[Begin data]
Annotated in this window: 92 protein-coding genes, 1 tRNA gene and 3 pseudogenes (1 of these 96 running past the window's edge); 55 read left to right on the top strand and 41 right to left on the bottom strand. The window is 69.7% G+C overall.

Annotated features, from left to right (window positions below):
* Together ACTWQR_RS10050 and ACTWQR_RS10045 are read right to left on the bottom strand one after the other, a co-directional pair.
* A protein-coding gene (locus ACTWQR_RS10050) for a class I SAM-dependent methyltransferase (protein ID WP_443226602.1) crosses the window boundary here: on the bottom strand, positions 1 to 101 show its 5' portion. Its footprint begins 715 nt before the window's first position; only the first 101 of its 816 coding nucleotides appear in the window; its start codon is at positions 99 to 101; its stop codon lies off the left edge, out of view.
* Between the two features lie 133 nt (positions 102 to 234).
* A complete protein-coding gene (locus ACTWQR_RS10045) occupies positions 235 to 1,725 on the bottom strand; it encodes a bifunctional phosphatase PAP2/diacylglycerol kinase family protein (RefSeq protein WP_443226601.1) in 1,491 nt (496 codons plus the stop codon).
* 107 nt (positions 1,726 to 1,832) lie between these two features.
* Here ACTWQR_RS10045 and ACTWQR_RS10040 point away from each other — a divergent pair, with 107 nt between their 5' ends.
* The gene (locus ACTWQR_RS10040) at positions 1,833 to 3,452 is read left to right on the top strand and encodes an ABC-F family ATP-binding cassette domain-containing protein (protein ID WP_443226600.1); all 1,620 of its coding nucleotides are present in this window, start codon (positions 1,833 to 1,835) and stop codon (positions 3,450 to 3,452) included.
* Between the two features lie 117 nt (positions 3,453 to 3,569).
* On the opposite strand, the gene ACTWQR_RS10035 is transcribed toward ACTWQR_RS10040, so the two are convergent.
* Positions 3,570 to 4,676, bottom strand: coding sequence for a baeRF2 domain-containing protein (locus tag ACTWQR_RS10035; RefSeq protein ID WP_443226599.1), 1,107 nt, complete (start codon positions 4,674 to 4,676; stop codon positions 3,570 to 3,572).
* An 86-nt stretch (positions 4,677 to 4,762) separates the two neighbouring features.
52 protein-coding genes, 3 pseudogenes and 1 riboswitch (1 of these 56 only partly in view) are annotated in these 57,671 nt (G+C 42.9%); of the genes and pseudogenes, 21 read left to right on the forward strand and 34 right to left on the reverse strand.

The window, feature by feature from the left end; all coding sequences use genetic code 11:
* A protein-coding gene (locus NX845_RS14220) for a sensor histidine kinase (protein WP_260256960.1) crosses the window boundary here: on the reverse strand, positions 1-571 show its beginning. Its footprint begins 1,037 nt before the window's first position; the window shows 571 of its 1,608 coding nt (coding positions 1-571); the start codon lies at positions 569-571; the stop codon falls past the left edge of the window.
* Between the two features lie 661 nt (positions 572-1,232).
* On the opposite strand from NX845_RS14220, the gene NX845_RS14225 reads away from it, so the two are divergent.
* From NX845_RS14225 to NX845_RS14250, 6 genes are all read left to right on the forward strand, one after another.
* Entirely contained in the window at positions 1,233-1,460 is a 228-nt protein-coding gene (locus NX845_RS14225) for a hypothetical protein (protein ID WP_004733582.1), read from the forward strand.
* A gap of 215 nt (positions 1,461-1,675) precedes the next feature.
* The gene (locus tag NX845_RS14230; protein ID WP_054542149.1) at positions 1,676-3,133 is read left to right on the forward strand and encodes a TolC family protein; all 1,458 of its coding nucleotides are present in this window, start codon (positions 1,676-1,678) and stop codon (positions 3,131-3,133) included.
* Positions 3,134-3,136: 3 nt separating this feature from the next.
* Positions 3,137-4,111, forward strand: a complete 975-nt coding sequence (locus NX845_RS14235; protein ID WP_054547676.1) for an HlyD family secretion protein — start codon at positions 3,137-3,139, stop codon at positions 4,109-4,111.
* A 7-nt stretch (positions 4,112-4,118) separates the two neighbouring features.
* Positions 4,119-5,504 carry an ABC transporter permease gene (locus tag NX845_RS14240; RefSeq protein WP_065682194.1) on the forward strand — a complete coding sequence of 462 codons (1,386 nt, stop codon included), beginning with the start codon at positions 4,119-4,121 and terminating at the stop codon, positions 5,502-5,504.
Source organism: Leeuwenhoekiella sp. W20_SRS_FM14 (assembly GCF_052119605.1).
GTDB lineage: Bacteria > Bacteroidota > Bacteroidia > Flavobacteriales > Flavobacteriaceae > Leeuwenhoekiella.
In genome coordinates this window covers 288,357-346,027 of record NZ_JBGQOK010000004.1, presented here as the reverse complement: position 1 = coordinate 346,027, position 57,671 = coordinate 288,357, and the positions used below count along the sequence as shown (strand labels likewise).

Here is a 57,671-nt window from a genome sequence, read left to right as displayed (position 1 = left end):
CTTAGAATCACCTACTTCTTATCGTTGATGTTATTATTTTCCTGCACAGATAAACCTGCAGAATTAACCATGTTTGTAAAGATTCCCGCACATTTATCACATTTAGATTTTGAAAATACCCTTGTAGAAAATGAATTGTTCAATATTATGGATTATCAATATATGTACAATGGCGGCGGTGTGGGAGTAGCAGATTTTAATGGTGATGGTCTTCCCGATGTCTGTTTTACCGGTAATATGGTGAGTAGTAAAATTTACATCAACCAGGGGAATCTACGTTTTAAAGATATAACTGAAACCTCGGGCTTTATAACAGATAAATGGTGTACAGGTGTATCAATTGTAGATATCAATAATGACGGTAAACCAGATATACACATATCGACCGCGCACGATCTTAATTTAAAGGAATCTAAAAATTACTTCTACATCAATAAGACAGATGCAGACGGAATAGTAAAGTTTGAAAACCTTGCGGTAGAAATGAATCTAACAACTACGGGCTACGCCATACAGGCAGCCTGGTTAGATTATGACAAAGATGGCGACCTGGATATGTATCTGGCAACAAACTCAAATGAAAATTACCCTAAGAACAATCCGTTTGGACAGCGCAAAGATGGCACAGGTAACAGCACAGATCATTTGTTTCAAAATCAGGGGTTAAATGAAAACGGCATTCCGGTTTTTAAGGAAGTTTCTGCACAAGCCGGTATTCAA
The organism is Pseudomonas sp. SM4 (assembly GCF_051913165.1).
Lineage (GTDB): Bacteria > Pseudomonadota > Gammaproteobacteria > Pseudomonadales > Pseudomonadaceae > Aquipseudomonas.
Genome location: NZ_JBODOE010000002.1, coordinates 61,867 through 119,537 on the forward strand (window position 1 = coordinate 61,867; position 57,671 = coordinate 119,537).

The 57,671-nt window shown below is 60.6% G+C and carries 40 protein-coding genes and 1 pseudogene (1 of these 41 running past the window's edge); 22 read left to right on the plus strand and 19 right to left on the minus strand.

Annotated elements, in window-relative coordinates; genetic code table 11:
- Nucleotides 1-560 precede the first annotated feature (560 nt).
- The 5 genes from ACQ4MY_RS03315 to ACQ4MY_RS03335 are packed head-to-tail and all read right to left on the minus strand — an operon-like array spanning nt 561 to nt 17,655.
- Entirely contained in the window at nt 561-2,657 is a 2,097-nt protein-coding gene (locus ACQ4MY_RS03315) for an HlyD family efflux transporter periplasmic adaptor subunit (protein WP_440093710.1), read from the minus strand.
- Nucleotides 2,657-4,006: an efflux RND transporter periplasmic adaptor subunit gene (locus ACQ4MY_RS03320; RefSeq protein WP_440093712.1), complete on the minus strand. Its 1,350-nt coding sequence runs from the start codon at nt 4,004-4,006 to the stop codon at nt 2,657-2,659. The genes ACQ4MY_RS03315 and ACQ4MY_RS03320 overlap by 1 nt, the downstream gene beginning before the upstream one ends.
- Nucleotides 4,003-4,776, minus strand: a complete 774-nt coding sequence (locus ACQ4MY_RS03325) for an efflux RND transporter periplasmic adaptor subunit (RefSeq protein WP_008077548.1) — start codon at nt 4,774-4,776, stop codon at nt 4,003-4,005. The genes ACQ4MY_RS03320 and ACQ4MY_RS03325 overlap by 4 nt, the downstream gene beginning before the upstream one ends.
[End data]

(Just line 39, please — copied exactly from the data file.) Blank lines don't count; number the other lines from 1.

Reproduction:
- Entirely contained in the window at nt 561-2,657 is a 2,097-nt protein-coding gene (locus ACQ4MY_RS03315) for an HlyD family efflux transporter periplasmic adaptor subunit (protein WP_440093710.1), read from the minus strand.